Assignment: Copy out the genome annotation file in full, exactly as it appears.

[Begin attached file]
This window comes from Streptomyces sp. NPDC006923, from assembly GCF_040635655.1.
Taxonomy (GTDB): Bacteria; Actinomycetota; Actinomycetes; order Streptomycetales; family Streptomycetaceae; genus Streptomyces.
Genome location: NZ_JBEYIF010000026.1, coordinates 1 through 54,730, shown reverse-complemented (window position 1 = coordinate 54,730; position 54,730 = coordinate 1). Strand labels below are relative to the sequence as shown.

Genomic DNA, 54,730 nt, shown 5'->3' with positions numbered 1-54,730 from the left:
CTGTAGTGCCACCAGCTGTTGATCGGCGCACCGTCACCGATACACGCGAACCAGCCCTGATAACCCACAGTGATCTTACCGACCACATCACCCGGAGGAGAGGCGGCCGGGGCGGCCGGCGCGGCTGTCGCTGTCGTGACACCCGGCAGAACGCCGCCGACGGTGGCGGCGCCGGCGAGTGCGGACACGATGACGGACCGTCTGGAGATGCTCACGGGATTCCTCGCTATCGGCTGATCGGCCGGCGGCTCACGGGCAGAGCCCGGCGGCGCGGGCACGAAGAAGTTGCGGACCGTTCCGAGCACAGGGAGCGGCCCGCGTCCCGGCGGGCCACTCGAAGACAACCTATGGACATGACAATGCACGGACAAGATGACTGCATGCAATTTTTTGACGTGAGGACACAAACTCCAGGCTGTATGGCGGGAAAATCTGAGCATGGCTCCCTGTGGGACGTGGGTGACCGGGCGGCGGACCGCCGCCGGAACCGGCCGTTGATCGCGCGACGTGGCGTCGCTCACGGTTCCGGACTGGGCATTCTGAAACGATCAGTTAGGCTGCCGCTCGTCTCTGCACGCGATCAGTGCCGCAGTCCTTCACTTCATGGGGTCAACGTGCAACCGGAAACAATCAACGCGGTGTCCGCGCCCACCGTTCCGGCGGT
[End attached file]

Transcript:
This window comes from Streptomyces sp. NPDC006923, from assembly GCF_040635655.1.
Taxonomy (GTDB): Bacteria; Actinomycetota; Actinomycetes; order Streptomycetales; family Streptomycetaceae; genus Streptomyces.
Genome location: NZ_JBEYIF010000026.1, coordinates 1 through 54,730, shown reverse-complemented (window position 1 = coordinate 54,730; position 54,730 = coordinate 1). Strand labels below are relative to the sequence as shown.

Genomic DNA, 54,730 nt, shown 5'->3' with positions numbered 1-54,730 from the left:
CTGTAGTGCCACCAGCTGTTGATCGGCGCACCGTCACCGATACACGCGAACCAGCCCTGATAACCCACAGTGATCTTACCGACCACATCACCCGGAGGAGAGGCGGCCGGGGCGGCCGGCGCGGCTGTCGCTGTCGTGACACCCGGCAGAACGCCGCCGACGGTGGCGGCGCCGGCGAGTGCGGACACGATGACGGACCGTCTGGAGATGCTCACGGGATTCCTCGCTATCGGCTGATCGGCCGGCGGCTCACGGGCAGAGCCCGGCGGCGCGGGCACGAAGAAGTTGCGGACCGTTCCGAGCACAGGGAGCGGCCCGCGTCCCGGCGGGCCACTCGAAGACAACCTATGGACATGACAATGCACGGACAAGATGACTGCATGCAATTTTTTGACGTGAGGACACAAACTCCAGGCTGTATGGCGGGAAAATCTGAGCATGGCTCCCTGTGGGACGTGGGTGACCGGGCGGCGGACCGCCGCCGGAACCGGCCGTTGATCGCGCGACGTGGCGTCGCTCACGGTTCCGGACTGGGCATTCTGAAACGATCAGTTAGGCTGCCGCTCGTCTCTGCACGCGATCAGTGCCGCAGTCCTTCACTTCATGGGGTCAACGTGCAACCGGAAACAATCAACGCGGTGTCCGCGCCCACCGTTCCGGCGGT